Neighbor Spotlight: Culinary classes with a side of culture, charity part of Pine woman's recipe for success

Tony LaRussa, The Tribune-Review, Greensburg
·4 min read

Mar. 4—Editor's note: Neighbor Spotlight is a monthly feature that aims to let our readers learn more about the people in their communities who are working to make them a better place, who have interesting stories to tell or who the community feels deserve "15 minutes of fame." If you would like to nominate someone as a Neighbor Spotlight, email Neighborhood News Network editor Katie Green at

When Sofya Stearns of Pine teaches a cooking class, students learn more than just how to use fresh ingredients to whip up a delicious dish.

In addition to the smells, taste and positive vibes of a group cooking experience, students get a healthy serving of the culture, history and art from the place where the dish originated.

Over the past five years, Stearns has turned her love for cooking and teaching into a business and charity named for her grandmother — Izabella's Gourmet Chow.

"I've always been fascinated by cooking and the creativity it allows," said Stearns, 51, who grew up in Russia and lived in Chicago, California and New York before moving to the Pittsburgh area a decade ago when her husband Jeff took a job here.

"Since my daughter, Izabella, was very young she loved when we taught her about music, languages, various artists and the masterpieces they created," Stearns said. "So when I started my business I decided that in addition to teaching people how to cook, I wanted them to have a little understanding about the history, geography, art, music, dance and even a few words in the language of the country where the dish comes from."

While following tried and true recipes is always good advice when cooking, Stearns also encourages students to learn how to express their creativity.

"I don't want kids to prepare something that's identical to what the person next to them is making," she said. "Just like an artist can draw a flower from different angles or interpret it in a different way, I want students to learn how to bring a different artistic element into the dishes they create."

But when the covid pandemic struck last spring, Stearns went from booking sold-out classes for school children, private parties and community groups to returning fees paid in advance for classes that had to be canceled.

Switching to online instruction has helped keep Stearns cooking, but the pause in the regular flow of business became a period of reflection about what her next step should be.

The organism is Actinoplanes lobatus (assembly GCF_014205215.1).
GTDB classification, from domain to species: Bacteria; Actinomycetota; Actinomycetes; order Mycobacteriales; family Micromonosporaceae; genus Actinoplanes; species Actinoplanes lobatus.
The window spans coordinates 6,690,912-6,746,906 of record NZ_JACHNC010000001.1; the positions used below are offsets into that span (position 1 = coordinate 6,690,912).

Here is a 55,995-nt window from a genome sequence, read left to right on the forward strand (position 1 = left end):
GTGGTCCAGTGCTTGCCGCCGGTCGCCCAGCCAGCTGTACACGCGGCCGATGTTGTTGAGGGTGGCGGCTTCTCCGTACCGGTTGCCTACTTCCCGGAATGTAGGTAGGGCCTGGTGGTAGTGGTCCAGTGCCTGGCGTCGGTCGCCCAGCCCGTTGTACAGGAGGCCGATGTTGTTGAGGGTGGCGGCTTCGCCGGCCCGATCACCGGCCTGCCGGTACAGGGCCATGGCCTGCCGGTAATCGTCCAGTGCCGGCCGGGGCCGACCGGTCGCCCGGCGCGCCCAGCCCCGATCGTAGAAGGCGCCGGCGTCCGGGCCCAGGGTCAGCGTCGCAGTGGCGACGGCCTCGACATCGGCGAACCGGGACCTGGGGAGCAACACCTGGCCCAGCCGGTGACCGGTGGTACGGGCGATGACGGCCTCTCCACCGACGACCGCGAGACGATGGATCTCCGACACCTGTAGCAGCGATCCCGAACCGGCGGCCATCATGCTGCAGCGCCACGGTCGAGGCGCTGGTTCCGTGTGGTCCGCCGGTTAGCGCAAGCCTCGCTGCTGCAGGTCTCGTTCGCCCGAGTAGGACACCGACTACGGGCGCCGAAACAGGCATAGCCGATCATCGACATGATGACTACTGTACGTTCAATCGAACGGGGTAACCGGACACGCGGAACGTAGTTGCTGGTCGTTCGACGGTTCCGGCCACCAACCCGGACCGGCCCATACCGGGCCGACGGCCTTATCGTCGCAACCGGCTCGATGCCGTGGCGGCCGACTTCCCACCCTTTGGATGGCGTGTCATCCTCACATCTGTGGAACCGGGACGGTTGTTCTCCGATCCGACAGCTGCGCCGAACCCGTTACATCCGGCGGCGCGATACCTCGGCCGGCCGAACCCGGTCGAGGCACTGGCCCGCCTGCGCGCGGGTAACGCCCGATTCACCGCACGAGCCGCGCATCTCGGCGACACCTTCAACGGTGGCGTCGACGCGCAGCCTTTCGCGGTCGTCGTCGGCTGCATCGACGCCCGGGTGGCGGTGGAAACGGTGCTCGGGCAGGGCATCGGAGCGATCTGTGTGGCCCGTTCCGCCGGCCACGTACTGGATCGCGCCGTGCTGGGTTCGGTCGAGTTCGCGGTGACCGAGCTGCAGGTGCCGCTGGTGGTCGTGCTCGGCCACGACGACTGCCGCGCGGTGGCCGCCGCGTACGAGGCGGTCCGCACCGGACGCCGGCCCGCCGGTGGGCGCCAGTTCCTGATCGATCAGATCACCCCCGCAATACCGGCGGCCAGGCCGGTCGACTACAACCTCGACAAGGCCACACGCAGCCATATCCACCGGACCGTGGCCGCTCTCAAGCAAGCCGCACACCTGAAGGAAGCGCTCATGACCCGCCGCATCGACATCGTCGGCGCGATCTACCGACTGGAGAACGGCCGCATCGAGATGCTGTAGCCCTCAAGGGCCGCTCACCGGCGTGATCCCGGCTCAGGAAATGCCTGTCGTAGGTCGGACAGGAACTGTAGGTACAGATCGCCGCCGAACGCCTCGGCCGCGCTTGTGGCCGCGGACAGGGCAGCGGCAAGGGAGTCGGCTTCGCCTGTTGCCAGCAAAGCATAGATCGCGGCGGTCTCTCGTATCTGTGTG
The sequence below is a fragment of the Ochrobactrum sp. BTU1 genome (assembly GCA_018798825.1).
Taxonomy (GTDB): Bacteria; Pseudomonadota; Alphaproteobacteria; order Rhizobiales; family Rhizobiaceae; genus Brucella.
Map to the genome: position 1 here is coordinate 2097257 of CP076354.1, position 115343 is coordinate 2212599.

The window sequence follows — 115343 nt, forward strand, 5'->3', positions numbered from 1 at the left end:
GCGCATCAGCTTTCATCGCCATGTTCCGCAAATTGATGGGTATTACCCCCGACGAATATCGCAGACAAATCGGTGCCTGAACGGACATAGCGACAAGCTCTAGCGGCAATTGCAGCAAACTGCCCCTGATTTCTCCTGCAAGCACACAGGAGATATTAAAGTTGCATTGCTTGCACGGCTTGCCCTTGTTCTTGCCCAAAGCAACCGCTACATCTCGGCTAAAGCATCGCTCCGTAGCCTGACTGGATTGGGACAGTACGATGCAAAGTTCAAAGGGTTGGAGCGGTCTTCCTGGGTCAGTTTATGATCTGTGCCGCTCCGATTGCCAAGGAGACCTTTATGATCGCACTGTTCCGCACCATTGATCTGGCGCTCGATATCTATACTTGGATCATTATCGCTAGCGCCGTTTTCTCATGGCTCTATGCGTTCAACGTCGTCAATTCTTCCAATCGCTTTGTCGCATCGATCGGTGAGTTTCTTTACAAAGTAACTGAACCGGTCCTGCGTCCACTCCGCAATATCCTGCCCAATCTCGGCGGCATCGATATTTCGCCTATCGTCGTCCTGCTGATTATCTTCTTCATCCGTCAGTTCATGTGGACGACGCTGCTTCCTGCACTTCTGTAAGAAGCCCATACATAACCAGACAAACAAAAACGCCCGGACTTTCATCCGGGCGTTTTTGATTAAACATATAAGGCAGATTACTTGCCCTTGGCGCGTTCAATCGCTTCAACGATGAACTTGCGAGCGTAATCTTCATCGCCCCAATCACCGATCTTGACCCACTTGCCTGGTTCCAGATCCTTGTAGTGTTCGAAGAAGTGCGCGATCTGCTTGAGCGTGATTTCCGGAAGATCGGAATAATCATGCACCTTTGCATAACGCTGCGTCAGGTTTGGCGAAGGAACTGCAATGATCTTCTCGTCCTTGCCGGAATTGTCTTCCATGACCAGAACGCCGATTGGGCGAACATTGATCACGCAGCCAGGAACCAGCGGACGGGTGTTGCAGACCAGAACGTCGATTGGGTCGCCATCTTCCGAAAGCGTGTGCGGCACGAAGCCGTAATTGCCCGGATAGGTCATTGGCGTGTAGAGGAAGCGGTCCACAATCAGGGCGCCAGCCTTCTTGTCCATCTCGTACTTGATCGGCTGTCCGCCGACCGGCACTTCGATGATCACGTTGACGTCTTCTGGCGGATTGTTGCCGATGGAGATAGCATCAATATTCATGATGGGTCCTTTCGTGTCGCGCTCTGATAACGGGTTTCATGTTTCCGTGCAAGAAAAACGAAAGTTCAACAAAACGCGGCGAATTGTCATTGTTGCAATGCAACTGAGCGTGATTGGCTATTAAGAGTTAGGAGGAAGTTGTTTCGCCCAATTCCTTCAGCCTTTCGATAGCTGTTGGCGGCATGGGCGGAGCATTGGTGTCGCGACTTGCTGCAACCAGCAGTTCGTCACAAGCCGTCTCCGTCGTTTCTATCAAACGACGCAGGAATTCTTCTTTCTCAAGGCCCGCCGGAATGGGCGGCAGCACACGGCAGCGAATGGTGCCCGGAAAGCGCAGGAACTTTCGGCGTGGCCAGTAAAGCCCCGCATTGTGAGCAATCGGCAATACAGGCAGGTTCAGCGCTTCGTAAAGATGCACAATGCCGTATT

"I've always admired the people who helped me in some way or treated me with kindness during difficult times," Stearns said. "And through my life, I've met so many people who have treated others well. I felt that this is a time where I should use what I do best to help others in some way."

In the past year, Stearns turned her attention to hosting her signature mix of cooking and culture classes with a dash of fun for nursing home residents who have been isolated because of the pandemic.

She also connected with non-profit organizations in Chicago and Pittsburgh that advocate for people with Down Syndrome to do the classes for free.

"I discovered that I really love teaching classes for the kids and young adults with mental and physical challenges," she said.

"I truly believe that my skills and experience can help bring joy into their lives and build confidence."

Stearns said using her classes to support charitable organizations will remain on the menu when her business returns to a post-pandemic world.

"The pleasure, giggles and smiles I get from them are unexplainable," she said. "And before each class is over, my most favorite question always pops up: 'When is the next class?' "

Stearns recently entered the Favorite Chef competition in the hopes of winning the cash prize being offered so she can expand her charitable efforts.

"My goal is to spread my wings, travel the country, and rent facilities with a kitchen so I can teach cooking classes," she said.

"I'd like to help more families with kids and young adults who are suffering from various disabilities, as well as those who are isolated because of the pandemic and are having difficulty coping with the current situation."

Linda Smarto, who serves as director of the Chicago chapter of the National Association for Down Syndrome, said Stearns' classes have been a hit with the people her organization serves.

"Our community thrives on consistency and activities and events that bring them together, so when we were shut down in March because of covid, we had to find other ways to continue doing those things the best way we could," Smarto said.

"Sofya has done a wonderful job of merging her passions for cooking and teaching into a class that has helped provide the camaraderie and fun our community needs, which is really special," she said.

"Even the people who aren't necessarily interested in learning about cooking look forward to her program. So we decided to make it a regular monthly feature."








Tony LaRussa is a Tribune-Review staff writer. You can contact Tony at 724-772-6368, or via Twitter .